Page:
How so? We include. Let them be part of the gardening. Part of the shopping. Part of the prepping and slicing and dicing. Get them confident in the kitchen. Let them use knives.
Say what? Yes. We do encourage our families to let their children handle knives starting at age 3. A butter knife. Upon graduation to a carving knife. Then move on up. Parent welcome this (and luckily are the ones to supervise their Sprouts).
• Just because an infant spits out a food at your first attempt to give it to them does not mean that they don’t like it. It’s just different to them, so you reintroduce it time and time again until they accept it. Since babies learn a lot from facial expressions and voice tone, new foods should be introduced with a smile on your face and words of encouragement!
• We love choices, but we are a “one-meal” program: If there’s a student who does not like a particular food we are making for lunch, we will not make a separate lunch to their liking just for them. Instead, we will encourage to try, to pick from a variety of greens, nuts/seeds and other add-on’s to enrich their palate and meal. One does not fit all, and it’s tricky to go from fries to raw salads, but we transition slowly throughout the sessions: we encourage. we praise. we empower by letting them choose their favorite veggies to add, fruits to slice, etc.
• It’s more difficult to get a child who has been altered by having junk foods to switch to healthy foods, but it is doable with patience. We’ve made extensive use of children’s picture books that get the message across. Whenever possible, children should be allowed to help prepare the meals or do the juicing. They also always love to grow the food and eat it right from our small School garden.
• Nourish. Share. Repeat. The trick to changing children’s eating habits is not only to enforce it during our classes, but to dive into their community, their tribe, their homes. By launching our shared-harvest program, we thrive to model healthy eating to parents also. We share. We always invite them to learn about creating healthy meals. And when our children cook, we try to make a little extra so they can surprise their entire family (not just share with mom/dad during the lesson). And shared goodness always sparks new conversations around our Community table. Recipe sharing? Oh yes!
P.S.: If your young child has a play kitchen set, now is the time to throw out all the ‘garbage’ plastic foods that it typically comes with and replace them with toy fruits and veggies. How about some smoothie pop with that salad? Let’s get creative.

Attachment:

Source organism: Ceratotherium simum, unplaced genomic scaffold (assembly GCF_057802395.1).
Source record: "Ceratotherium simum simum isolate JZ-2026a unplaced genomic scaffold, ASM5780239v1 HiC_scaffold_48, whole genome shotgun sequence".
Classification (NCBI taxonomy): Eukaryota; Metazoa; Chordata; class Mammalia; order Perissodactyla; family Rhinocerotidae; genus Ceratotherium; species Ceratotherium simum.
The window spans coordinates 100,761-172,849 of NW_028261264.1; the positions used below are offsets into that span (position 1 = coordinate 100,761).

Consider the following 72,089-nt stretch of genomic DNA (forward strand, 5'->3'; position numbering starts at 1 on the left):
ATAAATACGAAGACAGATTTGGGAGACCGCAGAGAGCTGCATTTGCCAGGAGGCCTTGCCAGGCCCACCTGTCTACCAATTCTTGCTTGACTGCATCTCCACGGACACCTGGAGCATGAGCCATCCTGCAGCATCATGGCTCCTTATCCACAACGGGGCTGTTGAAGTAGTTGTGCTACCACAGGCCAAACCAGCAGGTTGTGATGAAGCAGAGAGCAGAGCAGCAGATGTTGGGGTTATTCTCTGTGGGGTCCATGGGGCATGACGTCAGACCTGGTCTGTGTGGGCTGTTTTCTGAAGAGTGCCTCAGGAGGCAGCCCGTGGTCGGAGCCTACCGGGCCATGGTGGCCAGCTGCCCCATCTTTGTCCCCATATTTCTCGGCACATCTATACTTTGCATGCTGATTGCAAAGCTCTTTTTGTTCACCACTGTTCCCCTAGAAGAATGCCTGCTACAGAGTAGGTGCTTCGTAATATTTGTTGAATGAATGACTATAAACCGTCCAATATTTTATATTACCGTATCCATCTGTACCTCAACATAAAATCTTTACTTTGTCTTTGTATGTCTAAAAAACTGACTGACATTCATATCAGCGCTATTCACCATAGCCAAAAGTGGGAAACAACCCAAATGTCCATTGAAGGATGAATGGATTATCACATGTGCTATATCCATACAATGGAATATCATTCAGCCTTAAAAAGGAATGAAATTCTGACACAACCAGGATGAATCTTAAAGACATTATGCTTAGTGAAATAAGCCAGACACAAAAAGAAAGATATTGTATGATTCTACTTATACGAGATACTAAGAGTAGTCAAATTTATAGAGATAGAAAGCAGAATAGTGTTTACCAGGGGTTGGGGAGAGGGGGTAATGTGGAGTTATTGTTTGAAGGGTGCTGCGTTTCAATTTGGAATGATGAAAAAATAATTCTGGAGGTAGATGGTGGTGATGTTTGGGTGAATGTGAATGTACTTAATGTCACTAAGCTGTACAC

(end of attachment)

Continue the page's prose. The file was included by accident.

Built upon the Reggio Emilio understanding of the child, we provide children a nurturing and wholesome environment which allows the imagination to unfold. Our camps are led by carefully selected Teachers who are enthusiastic about wholesome nutrition, being active + creative, embracing the power of play, and building a strong community for and with our children.
The majority of our days are spent outside visiting the lake, trails, community gardens, urban farms, or diving into creative activities at the Schoolhouse, ranging from soap/candle and love potion making to creating Art and Mosaic Installations, learning about Organic Gardening, staying active with Yoga, Dance, Movement, Music or cooking with one of our amazing Chefs.
ALL snacks are included and a healthy lunch can be provided daily by our Chef for a small fee. Does your child have allergies or food sensitivities? Are you eating raw, vegetarian, vegan, or gluten-free? We can accommodate them all. Just be sure to note special notes on your Enrollment Form!
Naps not included – we will be active and create memories. Your little one will sleep soundly on the way home, dreaming about camp days and our eco-healthy schoolhouse.
NEW CAMP OFFERINGS WILL BE POSTED every March.
We are excited to announce that we are changing our name to Wholesome Generation®.
Over the past five years we have grown from a handful of volunteers into one of the most creative and unique organizations in Austin, serving more than 500 families every year. After starting a first classroom in 2009, we’ve launched our community magazine and blog, and added a community culinary program in 2011, serving mostly at-risk youth and families. Our programs are in several pre-K and school programs each year and hundreds of youth and families depend upon our programs to learn valuable skills.
Don’t worry, we will still provide our activities and workshops, our after school sessions, and community-based programs to inspire youth to get healthy and be courageous, critical thinkers, and confident leaders in their community.
We are excited to share this new development with you, and thank you for your support as we move forward. And if you think we’ve done a lot in the last 5 years, just wait until you see what Wholesome Generation® will do next!
Wholesome Generation® roll’s out its newest program: Wholesome Generation FOOD FOR LIFE.